Call it – the Internet strikes back.
Anti-piracy legislation that critics argue would not only violate First Amendment free-speech rights, but could even “break the Internet” by messing up its internal addressing system if it became law, has been bounced back for a rewrite.
Powerful supporters, including lawmakers, the movie and music industries, and the US Chamber of Commerce had anticipated a huge victory as their legislation to combat online piracy swept to passage in Congress this month.
Instead, they are now scrambling in backrooms around Capitol Hill working to overhaul major portions of the legislation to mollify critics. The House version – the Stop Online Piracy Act (SOPA) – appears to be temporarily shelved, while backers of the Senate’s PROTECT IP Act (PIPA) say it could be revisited this month.
But the legislation’s opponents don't seem to be letting up on getting their message out. A wave of protest has been building for months, but Wednesday backers of several popular web sites were visibly dramatizing the "censorship" they say SOPA and PIPA would cause.
On Wikipedia, users see a brief flash of the entry they were seeking – then a black screen descends, obscuring the site. Social site Reddit is closed, too, offering instead a breakdown of arguments in opposition to the bills. Mozilla, too, is redirecting its web pages to an "action page" and Google's search homepage is blacking out the Google logo.
Still other sites like Twitter, whose backers also oppose the legislation, said their services would not stop because it would harm businesses that use the service.
Alexis Ohanian, co-founder of Reddit, argued in a Sunday debate on MSNBC that the proposed bills were overreaching and “the equivalent of being angry and trying to take action against Ford just because a Mustang was used in a bank robbery.”
Also over the weekend, White House advisers implied in blog posts that a veto could be in order for any such legislation. "While we believe that online piracy by foreign websites is a serious problem that requires a serious legislative response, we will not support legislation that reduces freedom of expression, increases cybersecurity risk, or undermines the dynamic, innovative global Internet."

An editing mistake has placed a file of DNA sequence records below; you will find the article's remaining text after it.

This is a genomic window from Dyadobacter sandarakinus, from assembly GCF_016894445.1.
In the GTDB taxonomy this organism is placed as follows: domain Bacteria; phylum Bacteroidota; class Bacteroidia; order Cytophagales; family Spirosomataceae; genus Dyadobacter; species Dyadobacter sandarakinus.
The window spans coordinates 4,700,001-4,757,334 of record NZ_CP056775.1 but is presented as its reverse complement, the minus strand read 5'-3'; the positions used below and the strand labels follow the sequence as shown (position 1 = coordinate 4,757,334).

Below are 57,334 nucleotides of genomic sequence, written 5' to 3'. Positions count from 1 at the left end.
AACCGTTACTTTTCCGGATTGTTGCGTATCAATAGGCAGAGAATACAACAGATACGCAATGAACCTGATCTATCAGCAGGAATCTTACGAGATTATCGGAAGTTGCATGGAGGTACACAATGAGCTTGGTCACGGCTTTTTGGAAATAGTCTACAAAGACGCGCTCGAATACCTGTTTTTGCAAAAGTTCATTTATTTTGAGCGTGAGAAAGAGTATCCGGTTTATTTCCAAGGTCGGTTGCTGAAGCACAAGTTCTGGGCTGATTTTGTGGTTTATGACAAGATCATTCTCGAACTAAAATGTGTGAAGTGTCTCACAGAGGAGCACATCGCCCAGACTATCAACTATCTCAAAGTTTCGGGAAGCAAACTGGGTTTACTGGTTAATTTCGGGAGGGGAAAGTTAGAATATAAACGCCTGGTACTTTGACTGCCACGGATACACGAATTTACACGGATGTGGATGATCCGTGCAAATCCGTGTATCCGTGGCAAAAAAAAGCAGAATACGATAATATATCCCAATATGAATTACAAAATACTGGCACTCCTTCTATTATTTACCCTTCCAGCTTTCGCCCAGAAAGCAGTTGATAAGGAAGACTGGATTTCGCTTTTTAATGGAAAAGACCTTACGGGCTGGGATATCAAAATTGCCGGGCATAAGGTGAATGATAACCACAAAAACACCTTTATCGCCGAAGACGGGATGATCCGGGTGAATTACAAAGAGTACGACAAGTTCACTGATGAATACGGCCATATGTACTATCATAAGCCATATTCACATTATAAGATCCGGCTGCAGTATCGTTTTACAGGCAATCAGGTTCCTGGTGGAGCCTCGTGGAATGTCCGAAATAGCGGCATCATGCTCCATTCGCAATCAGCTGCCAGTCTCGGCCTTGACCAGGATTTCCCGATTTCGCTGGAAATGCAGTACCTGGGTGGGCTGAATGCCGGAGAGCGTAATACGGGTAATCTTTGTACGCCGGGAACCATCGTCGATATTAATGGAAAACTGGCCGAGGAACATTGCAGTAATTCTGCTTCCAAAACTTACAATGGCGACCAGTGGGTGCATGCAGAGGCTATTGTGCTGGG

Meanwhile, attention has begun to shift to alternative legislation whose proponents say avoids both free-speech and technical pitfalls in the attempt to block use of international "rogue websites" that permit pirated movies, music and software to be downloaded.
The shift was a big boost for Sen. Ron Wyden (D) of Oregon, who for months was nearly alone in leading opposition to PIPA. Now he’s surrounded by voices supporting his competing legislation, which proposes designating the International Trade Commission to conduct investigations that result in a ban on processing transactions for rogue sites rather than technical blocks on the Internet’s address system.
Under the now besieged PIPA and SOPA bills, search engines would have had to disable links to foreign sites infringing on US intellectual property law; advertising services would be chopped, and so would provisions that cut off payment processing.
“There’s no question that people who sell fake Rolexes or tainted Viagra or movies they don’t own are bad actors,” Senator Wyden told the Washington Post Tuesday. “But ... to solve this problem by doing damage to the Internet, which has been a juggernaut for job growth and innovation and free speech, is a mistake. So that was our argument: There’s a problem, there’s a remedy, but you don’t need a cluster bomb to solve it.”
Proponents of the Senate legislation say opposition has mischaracterized it – even as they back away from technical solutions that cybersecurity experts had opposed.